First Responders, 9/11

Self was in New York just this past fall.

For some reason, she remembered an article she read in Salon, only days after 9/11. It was a first-person piece written by a student at Juilliard who, as soon as he got the news, grabbed his violin and headed downtown.

The Armory was where the injured were taken, and that’s where the music student decided to play. He played, Salon said, “the concert of his life.”

He played until his fingers bled. The weary and bedraggled survivors, the firemen, everyone listening at the Armory were in tears.

When he could no longer play, another student came and took his place.

So, in New York, this past fall, after a very determined internet search, self found the identity of the young man: William Harvey.

Did you know that self wrote her very own 9/11 story? It was very short. LitnImage published it. It was called “Wavering.”

LitnImage no longer exists. The link she posted a while back came back “broken.”

In her story, a businessman was late getting to work because his wife found out he was having an office affair and they fought.

In self’s story, the businessman arrives too late. His lover is up there in one of the towers, and he can’t get to her. And something in him dies, too. Even though he stays married. And all the wife reaps is bitterness.

Recently, Congress passed a law according medical care to the first responders of 9/11. She thinks she heard a figure like, roughly 4,000 first responders developed cancer. (If you add that figure to the number who were killed in the collapse of the towers, the number of 9/11 victims actually doubles and becomes close to 10,000)

On TV a few days ago, on a show about a medium, a wife tells the story of how her husband, a fireman, went straight to the World Trade Center and stayed there for days. When the TV show began, self was expecting to hear that the woman’s husband died during the collapse. But no. It turns out he lived for several years after, but he got cancer.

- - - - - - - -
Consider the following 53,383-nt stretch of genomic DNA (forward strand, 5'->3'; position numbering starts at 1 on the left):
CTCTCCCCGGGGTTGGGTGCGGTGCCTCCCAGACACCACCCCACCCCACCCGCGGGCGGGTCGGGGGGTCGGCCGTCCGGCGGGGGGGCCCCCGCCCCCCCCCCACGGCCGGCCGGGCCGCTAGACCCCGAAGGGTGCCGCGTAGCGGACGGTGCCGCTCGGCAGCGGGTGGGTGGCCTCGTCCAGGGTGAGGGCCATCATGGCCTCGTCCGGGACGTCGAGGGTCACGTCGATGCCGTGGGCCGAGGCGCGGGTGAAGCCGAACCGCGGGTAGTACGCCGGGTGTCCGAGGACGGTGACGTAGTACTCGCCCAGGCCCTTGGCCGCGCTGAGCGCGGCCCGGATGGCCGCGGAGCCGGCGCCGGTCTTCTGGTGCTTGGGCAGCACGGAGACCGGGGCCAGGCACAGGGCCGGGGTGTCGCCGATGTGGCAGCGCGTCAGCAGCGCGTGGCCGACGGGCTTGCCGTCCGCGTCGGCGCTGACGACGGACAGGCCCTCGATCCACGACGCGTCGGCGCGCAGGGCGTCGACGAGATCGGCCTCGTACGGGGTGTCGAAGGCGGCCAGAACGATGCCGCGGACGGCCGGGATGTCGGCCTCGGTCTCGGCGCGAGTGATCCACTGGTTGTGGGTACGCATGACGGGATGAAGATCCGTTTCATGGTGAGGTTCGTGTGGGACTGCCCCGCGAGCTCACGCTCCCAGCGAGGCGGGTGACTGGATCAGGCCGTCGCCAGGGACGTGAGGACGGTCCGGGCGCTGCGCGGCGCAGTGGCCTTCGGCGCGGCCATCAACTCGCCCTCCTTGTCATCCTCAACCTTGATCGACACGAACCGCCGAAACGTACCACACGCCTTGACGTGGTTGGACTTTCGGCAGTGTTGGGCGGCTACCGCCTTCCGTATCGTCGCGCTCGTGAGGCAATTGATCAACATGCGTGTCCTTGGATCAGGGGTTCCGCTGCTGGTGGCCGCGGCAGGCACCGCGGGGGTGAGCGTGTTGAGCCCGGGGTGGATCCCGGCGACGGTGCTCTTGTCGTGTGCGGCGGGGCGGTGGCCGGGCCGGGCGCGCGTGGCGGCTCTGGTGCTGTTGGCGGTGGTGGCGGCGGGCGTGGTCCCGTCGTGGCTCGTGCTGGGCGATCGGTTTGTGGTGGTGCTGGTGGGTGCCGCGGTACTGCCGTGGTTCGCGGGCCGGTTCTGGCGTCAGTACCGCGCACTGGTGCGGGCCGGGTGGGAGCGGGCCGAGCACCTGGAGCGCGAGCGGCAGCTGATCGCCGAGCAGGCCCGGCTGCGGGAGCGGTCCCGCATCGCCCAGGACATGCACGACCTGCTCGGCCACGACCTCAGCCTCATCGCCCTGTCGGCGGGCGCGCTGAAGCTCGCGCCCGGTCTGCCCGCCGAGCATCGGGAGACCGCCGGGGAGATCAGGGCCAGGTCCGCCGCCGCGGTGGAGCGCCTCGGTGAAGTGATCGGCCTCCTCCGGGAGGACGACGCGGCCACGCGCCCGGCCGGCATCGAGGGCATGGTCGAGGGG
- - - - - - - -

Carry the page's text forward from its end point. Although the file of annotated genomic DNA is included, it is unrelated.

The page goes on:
And self wondered: why did it take 14 years for Congress to pass a bill according these men medical care?

Self wrote another 9/11 piece called “The Walker.” Would you believe, the Yale Review wrote her about it? It was rejected, but just barely. She still has the story in her files. She hasn’t sent it out since.

Roughly, it’s about an insomniac who roams his neighborhood at 3 a.m., whose Filipino neighbor has a counter on his front lawn, counting the days after 9/11: Day 1, Day 2, and so forth.

So the man roams his neighborhood and is struck by the fact that the counter has been put away. It was the day after Osama bin Laden was killed.

When 9/11 happened, self was a visiting instructor at Santa Clara. When she asked the students to write about 9/11, they said “It’s such a cliché.” And six of those students went to the Department Chair and complained about her.

Seriously?

Why wouldn’t you write about 9/11? Especially since it just happened. Self was barely hanging on, it felt like such a travesty to tell the students to do craft-y exercises like construct/de-construct or do meta-fiction.

Stay tuned, dear blog readers. Stay tuned.

Sylvain Landry Week 31 Photo Challenge: TIME

Boy does self love Sylvain Landry’s Photo Challenge.

She picks just one photo (as opposed to the three she loads for The Daily Post’s Weekly Photo Challenge)

This week’s theme is TIME.

And here’s a picture from a coffee shop on New York City’s Upper West Side, Oct. 2015. She had her notebook open. She carries a notebook with her everywhere so she can jot down random musings as she goes through her day.

No matter how busy she is, she always manages to take down notes on what she observes around her:

DSCN1346

New York City, Upper West Side Coffee Shop, October 2015

Self would describe this process as “layering” — enriching present experience by forcing her to observe details of what’s around her, no matter how mundane. It’s a way of forcing herself to slow down, to savor the moment.

Stay tuned, dear blog readers. Stay tuned.

Vibrant 2: New York City’s High Line

Whoever was responsible for bringing the High Line into existence, self thanks you. The most beautiful things about New York City last December were:

  • the weather (shirt-sleeve weather)
  • Carnegie Hall
  • Central Park
  • High Line

She has posted many pictures of the High Line in the last two months. Here are the most vibrant ones:

DSCN2286

The tables above are the outdoor seating for Terroir.

DSCN2292

On the High Line: A Message

And the same message, only in context:

DSCN2290

Chelsea (Former Meatpacking District), viewed from the High Line

P.S. Interesting, isn’t it, the predominance of vibrant yellow? Self almost thinks that was deliberate!

Stay tuned, dear blog readers. Stay tuned.

 

 

Vibrant: 2016 Daily Post Photo Challenge # 5

This week’s Daily Post Photo Challenge is VIBRANT.

And oh, how self loves any Photo Challenge that has to do with color.

DSCN2418

How green is the grass after much rain!

DSCN2415

This vibrant sunflower blooms year-round in front of the Mendocino Art Center Gallery.

DSCN2321